There is no shortcut to improving Net Promoter Score. As some advise, following up with detractors, trying to engage with passives, and thanking promoters is a good idea and practice. Good communication is known to be healthy for any kind of relationship. In the short term, responding to NPS feedback will help prevent avoidable churn. However, for long-term structural improvement to your NPS, you need to look deeper. NPS, after all, is the tip of the iceberg. The only way to a higher NPS, is to incorporate the voice of the customer across the organization and into your product or service offering roadmap. Listen equally to your promoters, your detractors, and passives: what is so compelling about your offering or brand? and what are its weaknesses? Go underwater to look at the iceberg, understand the “why” behind the score. Learn to love unhappy customers’ feedback.
We all know about “first impressions”. Customers have their first impressions too. The buyer journey and customer experience might start earlier than you think.
Step 2: Keep the brand promise.
Remember your first Apple experience? I remember mine. I purchased my first apple product long after most people. Despite apple fans raving about the brand — whether their mac, their iPod or their iPhone — I could not be swayed, especially at such a premium. It took one bad instance of PC rage one day, for me to turn to the apple online store and purchased my first mac… And oh, was I impressed by the package that arrived home. I could not get myself to throw the box away. First impressions matter.
Step 3: Beware of overzealous sales reps.
Understand the customer pain points, and help them choose the right solutions for their need. Having account execs force fit a solution a customer does not need, for an extra bonus, or lies about what the product can actually do is short-sighted and inevitably harms the brand–and your NPS. Think about your customer’s needs before your bottom line.
Step 4: Invest in customer success.
Customer success is somewhat of a new function introduced by the software industry as the industry shifted from on-premise licenses and maintenance fees to subscription software as a service (SaaS) model. Suddenly product adoption and usage became much more important to a company’s bottom line, as customers switching costs became much lower. But Customer Success is relevant to any industry. Customer Success is not just customer support or service, it is a more proactive approach to these functions. The role of customer success teams is to set expectations, onboard the customer, and make sure the customer make the most out of the product and achieve their desired outcome, and channel the voice of the customer to the right part of the organization.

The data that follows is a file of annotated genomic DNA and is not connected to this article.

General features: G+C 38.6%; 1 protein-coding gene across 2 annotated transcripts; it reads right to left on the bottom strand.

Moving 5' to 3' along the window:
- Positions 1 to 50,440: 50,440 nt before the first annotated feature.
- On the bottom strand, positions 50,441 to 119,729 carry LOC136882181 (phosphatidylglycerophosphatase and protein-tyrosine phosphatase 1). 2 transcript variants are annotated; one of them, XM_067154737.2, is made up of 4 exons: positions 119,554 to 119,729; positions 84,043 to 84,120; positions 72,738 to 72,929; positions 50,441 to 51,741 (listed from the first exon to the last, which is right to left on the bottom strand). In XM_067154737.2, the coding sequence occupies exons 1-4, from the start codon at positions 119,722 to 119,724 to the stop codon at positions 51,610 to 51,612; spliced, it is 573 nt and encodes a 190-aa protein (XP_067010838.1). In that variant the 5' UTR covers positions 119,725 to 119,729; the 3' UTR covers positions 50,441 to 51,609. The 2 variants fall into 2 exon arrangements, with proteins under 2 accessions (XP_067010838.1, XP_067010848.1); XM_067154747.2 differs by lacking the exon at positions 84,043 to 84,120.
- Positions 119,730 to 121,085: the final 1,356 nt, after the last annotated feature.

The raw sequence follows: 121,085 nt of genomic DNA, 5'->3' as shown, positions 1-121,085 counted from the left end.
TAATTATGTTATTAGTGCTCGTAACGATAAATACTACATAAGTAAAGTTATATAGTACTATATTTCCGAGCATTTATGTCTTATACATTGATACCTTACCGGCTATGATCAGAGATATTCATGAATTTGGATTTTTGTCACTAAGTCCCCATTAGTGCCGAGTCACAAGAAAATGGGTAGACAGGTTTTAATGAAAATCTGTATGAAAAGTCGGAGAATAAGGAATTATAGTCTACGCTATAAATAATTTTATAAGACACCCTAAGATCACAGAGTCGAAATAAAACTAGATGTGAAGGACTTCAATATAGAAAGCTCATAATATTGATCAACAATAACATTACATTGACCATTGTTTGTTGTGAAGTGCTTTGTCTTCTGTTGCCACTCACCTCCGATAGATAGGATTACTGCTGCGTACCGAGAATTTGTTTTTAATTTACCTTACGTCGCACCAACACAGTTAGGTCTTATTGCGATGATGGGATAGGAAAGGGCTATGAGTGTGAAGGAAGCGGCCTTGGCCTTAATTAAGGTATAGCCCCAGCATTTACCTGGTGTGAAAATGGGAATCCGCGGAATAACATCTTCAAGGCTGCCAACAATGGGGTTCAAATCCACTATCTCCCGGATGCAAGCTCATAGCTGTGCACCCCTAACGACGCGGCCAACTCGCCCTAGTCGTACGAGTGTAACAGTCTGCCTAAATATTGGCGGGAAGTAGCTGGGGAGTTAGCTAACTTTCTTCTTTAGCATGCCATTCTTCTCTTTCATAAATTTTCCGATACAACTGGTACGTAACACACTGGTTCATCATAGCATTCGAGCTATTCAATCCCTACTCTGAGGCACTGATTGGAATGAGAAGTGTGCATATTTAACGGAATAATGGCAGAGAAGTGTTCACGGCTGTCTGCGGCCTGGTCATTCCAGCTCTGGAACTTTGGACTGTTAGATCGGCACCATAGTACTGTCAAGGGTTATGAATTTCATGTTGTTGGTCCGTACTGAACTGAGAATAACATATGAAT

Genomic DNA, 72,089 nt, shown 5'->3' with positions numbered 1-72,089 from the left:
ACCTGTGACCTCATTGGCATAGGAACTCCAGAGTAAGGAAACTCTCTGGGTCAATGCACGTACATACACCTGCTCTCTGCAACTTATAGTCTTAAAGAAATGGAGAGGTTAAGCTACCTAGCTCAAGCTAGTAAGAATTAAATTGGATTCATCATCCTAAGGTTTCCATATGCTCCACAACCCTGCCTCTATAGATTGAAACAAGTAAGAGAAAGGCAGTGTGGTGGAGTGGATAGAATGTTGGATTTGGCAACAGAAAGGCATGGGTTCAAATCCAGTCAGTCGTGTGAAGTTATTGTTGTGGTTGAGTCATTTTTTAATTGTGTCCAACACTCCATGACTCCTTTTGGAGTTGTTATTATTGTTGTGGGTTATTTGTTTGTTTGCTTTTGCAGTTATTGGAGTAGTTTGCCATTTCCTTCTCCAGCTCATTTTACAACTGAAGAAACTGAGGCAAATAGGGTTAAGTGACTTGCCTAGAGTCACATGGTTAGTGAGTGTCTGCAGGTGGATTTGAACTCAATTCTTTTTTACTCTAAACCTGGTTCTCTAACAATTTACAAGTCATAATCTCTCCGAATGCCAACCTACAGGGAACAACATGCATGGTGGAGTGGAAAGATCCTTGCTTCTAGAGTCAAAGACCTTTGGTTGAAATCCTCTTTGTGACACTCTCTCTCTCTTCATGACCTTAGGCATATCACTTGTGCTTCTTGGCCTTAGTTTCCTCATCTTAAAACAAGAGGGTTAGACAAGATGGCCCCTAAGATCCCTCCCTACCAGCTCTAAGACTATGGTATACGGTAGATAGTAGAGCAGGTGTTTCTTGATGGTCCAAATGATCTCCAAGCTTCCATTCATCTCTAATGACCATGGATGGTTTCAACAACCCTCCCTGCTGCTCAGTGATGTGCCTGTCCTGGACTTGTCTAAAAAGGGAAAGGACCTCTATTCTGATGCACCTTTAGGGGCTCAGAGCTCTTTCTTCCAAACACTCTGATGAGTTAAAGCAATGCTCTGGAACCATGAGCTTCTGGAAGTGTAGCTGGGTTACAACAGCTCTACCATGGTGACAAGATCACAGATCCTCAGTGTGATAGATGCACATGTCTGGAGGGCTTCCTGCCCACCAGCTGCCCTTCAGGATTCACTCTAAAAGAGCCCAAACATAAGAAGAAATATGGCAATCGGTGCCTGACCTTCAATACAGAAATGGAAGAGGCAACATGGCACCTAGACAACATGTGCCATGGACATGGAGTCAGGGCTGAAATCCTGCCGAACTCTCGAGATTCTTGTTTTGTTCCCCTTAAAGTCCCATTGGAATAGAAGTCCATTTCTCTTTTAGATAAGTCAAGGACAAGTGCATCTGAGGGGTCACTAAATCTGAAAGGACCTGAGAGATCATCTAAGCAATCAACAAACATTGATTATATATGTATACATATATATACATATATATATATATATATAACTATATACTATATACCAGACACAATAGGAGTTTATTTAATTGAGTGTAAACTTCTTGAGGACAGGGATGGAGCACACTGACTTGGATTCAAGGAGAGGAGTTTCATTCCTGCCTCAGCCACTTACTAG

Step 5: Analyze so you can understand the “why” behind the score.
Segment NPS feedback by important business drivers and dig into the qualitative feedback, too. This will make it easier to allocate resources to improve NPS. For example, you might pay more attention to feedback from customers who spend a lot of money on your products and services, vs those that are occasional purchasers or are on a free plan.
Step 6: Align the entire company behind NPS as your “north star” metric of customer-centricity, and share how you plan to act on customer feedback that you receive.
Over time, a steady focus on improving customer experience at all touchpoints generally results in an improvement in Net Promoter Score.
Step 7: Get your promoters to spread the good word.
They will attract like-minded customers.
Step 8: Never stop talking to your customers, and taking a pulse.
Quite frankly I don’t know how today’s CEO can live without a systematic customer feedback loop. It is akin to flying blind.
Good luck on your NPS journey.